Four more new cars have been deemed vulnerable to keyless theft relay attacks and awarded ‘poor’ ratings in independent security tests.
Thatcham Research tested seven cars and assessed them for vehicle security both with and without factoring in keyless entry weaknesses.
All seven cars were rated ‘good’ or better when keyless systems weren’t factored in.
However, the DS3 Crossback, Mazda 3, Toyota RAV4 (pictured above) and Volvo S60 (pictured below) were all downgraded to ‘poor’ once keyless entry and start vulnerabilities were included.
The BMW 7 Series, BMW X7 and Porsche 911 all scored ‘superior’ ratings both before and after their keyless entry performance was assessed.
The tests come as new figures show theft claims are running at their highest rate since 2012. “These figures demonstrate why the automotive industry must move to secure keyless entry and start systems,” said Thatcham Research chief technical officer Richard Billyeald.
Motion sensor fobs
The BMW and Porsche models kept their superior ratings because their keyfobs are equipped with motion sensing technology. After a short period of not being moved, the keyfob goes into ‘sleep’ mode.
This means car thieves with a ‘relay attack’ kit can’t boost the communication range of the fob and enter the vehicle.
Such security is not exclusive to premium models like BMWs and Porsches though, said Billyeald. Ford has already introduced a security upgrade for keyless systems on the Fiesta and Focus.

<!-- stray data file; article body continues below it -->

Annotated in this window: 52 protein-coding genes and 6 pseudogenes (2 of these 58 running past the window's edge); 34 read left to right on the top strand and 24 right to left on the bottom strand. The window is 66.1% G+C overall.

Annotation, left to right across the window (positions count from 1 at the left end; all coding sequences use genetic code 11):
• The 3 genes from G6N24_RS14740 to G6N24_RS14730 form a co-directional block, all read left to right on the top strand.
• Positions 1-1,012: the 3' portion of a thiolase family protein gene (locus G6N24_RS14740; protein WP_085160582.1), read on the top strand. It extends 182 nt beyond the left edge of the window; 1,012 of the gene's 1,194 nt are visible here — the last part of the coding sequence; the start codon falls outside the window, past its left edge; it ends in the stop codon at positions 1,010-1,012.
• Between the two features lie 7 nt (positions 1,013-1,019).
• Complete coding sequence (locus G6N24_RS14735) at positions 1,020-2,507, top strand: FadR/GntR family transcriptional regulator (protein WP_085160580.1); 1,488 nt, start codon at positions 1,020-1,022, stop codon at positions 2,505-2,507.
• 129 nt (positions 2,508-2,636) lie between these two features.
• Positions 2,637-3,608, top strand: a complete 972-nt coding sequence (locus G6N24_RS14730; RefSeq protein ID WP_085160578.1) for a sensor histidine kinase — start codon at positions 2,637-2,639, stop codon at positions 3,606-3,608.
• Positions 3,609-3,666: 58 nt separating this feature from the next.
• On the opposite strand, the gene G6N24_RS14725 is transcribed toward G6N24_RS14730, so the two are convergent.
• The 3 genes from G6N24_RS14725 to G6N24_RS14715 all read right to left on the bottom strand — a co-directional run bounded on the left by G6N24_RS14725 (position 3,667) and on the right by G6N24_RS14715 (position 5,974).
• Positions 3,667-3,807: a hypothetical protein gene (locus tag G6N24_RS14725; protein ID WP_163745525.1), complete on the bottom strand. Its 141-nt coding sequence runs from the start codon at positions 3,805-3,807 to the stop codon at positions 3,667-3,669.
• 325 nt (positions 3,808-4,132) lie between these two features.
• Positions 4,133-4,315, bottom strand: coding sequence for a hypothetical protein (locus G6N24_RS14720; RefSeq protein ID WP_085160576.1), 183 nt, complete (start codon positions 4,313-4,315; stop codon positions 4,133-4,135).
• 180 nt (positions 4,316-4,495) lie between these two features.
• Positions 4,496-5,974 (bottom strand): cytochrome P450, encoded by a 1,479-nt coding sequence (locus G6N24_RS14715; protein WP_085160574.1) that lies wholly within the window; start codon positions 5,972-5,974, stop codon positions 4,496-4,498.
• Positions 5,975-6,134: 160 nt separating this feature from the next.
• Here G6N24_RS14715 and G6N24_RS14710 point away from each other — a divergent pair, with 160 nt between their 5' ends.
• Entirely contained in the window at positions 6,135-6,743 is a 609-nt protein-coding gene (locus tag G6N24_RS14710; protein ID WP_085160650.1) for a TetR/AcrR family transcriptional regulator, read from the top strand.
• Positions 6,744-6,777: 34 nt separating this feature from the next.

“We’re seeing solutions applied to some cars; let’s see them applied to all.”
How to prevent keyless car theft
Some fobs can also be turned off overnight, such as the Mazda 3 assessed in the latest round of tests.
But as keyless systems are often optional, “buyers need to understand that they could raise the theft risk profile of their new car by ticking that box”.
To be certain of preventing keyless car theft, it seems, means not having a keyless entry system in the first place…
Laurenz Gerger, adviser to the Association of British Insurers (ABI) said he hoped the latest security results will encourage both manufactures and motorists to take action against “the growing issue of keyless car crime.
“Thatcham’s ratings show that, for many vehicles, there’s still a long way to go to reduce the £1.2 million that is currently paid out every day for all car thefts.”
The first round of Thatcham security tests awarded superior ratings to the Audi e-tron, Jaguar XE, Range Rover Evoque, Mercedes-Benz B-Class and, following an upgrade by Thatcham, the Porsche Macan. These “can only be achieved when a solution to the keyless entry/start vulnerability is in place”.
Mike Hawes, chief executive of automotive industry trade body the Society of Motor Manufacturers and Traders (SMMT) said: “Vehicle manufacturers are continually investing and developing new security features – including motion sensing key fobs and other technologies – to try and stay one step ahead of criminals, which is an ongoing and extremely costly battle.
“There is no ‘one size fits all’ solution and brands will have their own individual strategies to combat vehicle theft with lead-times to engineer, test and source new countermeasures varying across the industry.
“Ultimately, however, technology can only do so much and this is why industry continues to call for action to prevent the open sale of devices used by criminals to steal cars.”